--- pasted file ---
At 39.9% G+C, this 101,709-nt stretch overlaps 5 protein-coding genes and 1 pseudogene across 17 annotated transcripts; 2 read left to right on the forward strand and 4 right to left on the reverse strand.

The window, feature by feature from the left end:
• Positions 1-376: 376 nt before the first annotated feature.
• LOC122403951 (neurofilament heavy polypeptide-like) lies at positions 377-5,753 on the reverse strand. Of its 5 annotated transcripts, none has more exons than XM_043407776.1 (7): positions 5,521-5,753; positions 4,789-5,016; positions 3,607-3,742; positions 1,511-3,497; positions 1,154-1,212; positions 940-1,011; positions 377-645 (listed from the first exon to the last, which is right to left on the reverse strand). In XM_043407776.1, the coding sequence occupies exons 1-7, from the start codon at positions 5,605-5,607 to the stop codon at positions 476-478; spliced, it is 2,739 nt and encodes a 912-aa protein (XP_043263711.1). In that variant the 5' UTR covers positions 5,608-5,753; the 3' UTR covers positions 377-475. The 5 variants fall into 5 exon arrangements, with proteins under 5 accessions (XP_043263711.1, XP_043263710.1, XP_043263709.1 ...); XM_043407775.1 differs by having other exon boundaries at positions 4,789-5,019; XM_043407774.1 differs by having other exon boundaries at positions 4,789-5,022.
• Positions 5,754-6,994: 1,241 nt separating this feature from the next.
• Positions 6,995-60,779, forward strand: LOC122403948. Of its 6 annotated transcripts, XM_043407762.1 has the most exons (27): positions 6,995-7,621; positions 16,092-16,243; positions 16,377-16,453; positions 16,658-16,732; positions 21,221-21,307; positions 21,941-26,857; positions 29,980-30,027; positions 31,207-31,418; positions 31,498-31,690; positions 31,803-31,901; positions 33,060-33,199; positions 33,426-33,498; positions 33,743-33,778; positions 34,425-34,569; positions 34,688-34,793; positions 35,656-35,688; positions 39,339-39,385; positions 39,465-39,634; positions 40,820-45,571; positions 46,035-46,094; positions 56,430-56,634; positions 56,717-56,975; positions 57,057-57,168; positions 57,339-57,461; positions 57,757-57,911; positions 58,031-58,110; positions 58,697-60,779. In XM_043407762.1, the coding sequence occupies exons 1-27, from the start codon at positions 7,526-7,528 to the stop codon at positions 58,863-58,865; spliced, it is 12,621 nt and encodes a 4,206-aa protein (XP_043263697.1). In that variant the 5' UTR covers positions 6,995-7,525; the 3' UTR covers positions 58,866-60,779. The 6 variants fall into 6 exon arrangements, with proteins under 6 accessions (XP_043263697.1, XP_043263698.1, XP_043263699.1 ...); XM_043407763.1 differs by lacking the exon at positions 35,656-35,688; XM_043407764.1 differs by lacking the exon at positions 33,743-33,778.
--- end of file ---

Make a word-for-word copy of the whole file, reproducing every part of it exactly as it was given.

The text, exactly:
At 39.9% G+C, this 101,709-nt stretch overlaps 5 protein-coding genes and 1 pseudogene across 17 annotated transcripts; 2 read left to right on the forward strand and 4 right to left on the reverse strand.

The window, feature by feature from the left end:
• Positions 1-376: 376 nt before the first annotated feature.
• LOC122403951 (neurofilament heavy polypeptide-like) lies at positions 377-5,753 on the reverse strand. Of its 5 annotated transcripts, none has more exons than XM_043407776.1 (7): positions 5,521-5,753; positions 4,789-5,016; positions 3,607-3,742; positions 1,511-3,497; positions 1,154-1,212; positions 940-1,011; positions 377-645 (listed from the first exon to the last, which is right to left on the reverse strand). In XM_043407776.1, the coding sequence occupies exons 1-7, from the start codon at positions 5,605-5,607 to the stop codon at positions 476-478; spliced, it is 2,739 nt and encodes a 912-aa protein (XP_043263711.1). In that variant the 5' UTR covers positions 5,608-5,753; the 3' UTR covers positions 377-475. The 5 variants fall into 5 exon arrangements, with proteins under 5 accessions (XP_043263711.1, XP_043263710.1, XP_043263709.1 ...); XM_043407775.1 differs by having other exon boundaries at positions 4,789-5,019; XM_043407774.1 differs by having other exon boundaries at positions 4,789-5,022.
• Positions 5,754-6,994: 1,241 nt separating this feature from the next.
• Positions 6,995-60,779, forward strand: LOC122403948. Of its 6 annotated transcripts, XM_043407762.1 has the most exons (27): positions 6,995-7,621; positions 16,092-16,243; positions 16,377-16,453; positions 16,658-16,732; positions 21,221-21,307; positions 21,941-26,857; positions 29,980-30,027; positions 31,207-31,418; positions 31,498-31,690; positions 31,803-31,901; positions 33,060-33,199; positions 33,426-33,498; positions 33,743-33,778; positions 34,425-34,569; positions 34,688-34,793; positions 35,656-35,688; positions 39,339-39,385; positions 39,465-39,634; positions 40,820-45,571; positions 46,035-46,094; positions 56,430-56,634; positions 56,717-56,975; positions 57,057-57,168; positions 57,339-57,461; positions 57,757-57,911; positions 58,031-58,110; positions 58,697-60,779. In XM_043407762.1, the coding sequence occupies exons 1-27, from the start codon at positions 7,526-7,528 to the stop codon at positions 58,863-58,865; spliced, it is 12,621 nt and encodes a 4,206-aa protein (XP_043263697.1). In that variant the 5' UTR covers positions 6,995-7,525; the 3' UTR covers positions 58,866-60,779. The 6 variants fall into 6 exon arrangements, with proteins under 6 accessions (XP_043263697.1, XP_043263698.1, XP_043263699.1 ...); XM_043407763.1 differs by lacking the exon at positions 35,656-35,688; XM_043407764.1 differs by lacking the exon at positions 33,743-33,778.